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|Scopus||Web of Science®||Altmetric|
|Title:||Addressing child-to-parent violence: developmental and intervention considerations|
|Citation:||Journal of Family Studies, 2022; 28(1):382-399|
|Publisher:||Taylor & Francis|
|Ashlee Curtis, Travis Harries, Lauren Moulds and Peter Miller|
|Abstract:||Child-to-parent violence (CPV) is any form of emotional or physical violence used by a child or adolescent toward a parent/caregiver. Social learning based interventions are offered to families experiencing CPV. However, it is not currently known how younger CPV users may respond to interventions originally targeted toward older adolescents, and if there are unique criminogenic risk factors and needs for early-onset CPV. The current paper is a narrative review of CPV in respect to key considerations for interventions for this population. The current review found that early-onset CPV users (10 and 11 years old) may be more likely to possess callous–unemotional (CU) traits and use proactive aggression. This population may be reward dominant, insensitive to punishment, and show deficits in emotion recognition. Consequently, younger CPV users with high CU traits may have worse intervention outcomes than low CU CPV users, in social learning programmes. To adapt, interventions facilitating younger CPV users should consider programmes which are longer in duration, reward-based, and target empathy development, parental warmth, and mentalizing skills. Teaching positive outcomes for non-aggression, and closely monitoring peer feedback should also be a priority. Finally, interventions should make adaptions to address developmental limitations in language and metacognition.|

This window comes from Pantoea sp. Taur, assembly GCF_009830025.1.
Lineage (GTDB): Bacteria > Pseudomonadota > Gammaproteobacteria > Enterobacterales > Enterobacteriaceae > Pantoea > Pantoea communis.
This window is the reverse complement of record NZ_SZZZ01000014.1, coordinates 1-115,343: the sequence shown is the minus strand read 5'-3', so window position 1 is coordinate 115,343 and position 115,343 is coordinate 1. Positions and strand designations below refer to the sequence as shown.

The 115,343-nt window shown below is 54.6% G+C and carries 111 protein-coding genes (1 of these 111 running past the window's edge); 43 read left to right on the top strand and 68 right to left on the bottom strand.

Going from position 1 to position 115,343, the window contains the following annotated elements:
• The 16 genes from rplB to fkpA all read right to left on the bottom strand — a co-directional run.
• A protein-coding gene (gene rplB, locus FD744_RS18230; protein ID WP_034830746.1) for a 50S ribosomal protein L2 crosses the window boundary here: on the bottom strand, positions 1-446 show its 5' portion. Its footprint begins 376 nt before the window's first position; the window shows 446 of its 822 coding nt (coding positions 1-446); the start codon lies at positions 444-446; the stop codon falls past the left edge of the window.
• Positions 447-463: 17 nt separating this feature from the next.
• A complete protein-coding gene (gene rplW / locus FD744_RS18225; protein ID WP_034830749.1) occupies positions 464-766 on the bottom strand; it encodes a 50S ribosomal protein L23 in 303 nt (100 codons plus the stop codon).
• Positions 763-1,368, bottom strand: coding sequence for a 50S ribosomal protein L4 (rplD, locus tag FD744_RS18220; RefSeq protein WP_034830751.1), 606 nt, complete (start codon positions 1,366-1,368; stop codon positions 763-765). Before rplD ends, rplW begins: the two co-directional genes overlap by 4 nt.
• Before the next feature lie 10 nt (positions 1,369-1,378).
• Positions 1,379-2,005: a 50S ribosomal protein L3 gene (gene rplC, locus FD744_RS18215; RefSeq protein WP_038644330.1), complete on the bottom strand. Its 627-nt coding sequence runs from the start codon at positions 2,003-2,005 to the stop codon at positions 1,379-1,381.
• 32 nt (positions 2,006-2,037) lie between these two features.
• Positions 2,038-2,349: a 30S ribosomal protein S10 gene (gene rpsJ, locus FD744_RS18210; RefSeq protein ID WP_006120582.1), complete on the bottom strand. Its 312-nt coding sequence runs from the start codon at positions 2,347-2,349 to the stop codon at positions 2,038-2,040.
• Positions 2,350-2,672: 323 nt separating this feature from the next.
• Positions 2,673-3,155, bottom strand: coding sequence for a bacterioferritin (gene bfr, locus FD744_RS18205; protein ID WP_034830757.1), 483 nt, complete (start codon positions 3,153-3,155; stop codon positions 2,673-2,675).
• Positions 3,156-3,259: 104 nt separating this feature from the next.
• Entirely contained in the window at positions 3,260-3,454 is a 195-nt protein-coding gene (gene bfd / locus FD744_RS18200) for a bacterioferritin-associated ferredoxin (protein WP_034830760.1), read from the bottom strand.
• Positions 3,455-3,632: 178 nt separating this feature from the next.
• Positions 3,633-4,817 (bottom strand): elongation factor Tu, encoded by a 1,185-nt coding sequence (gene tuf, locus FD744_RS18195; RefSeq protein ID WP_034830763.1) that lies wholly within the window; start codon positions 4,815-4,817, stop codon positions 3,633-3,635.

|Keywords:||Intervention; child-to-parent violence; callous; violence|
|Description:||Published online: 22 Oct 2019.|
|Rights:||© 2019 Informa UK Limited, trading as Taylor & Francis Group|
|Appears in Collections:||Aurora harvest 8|
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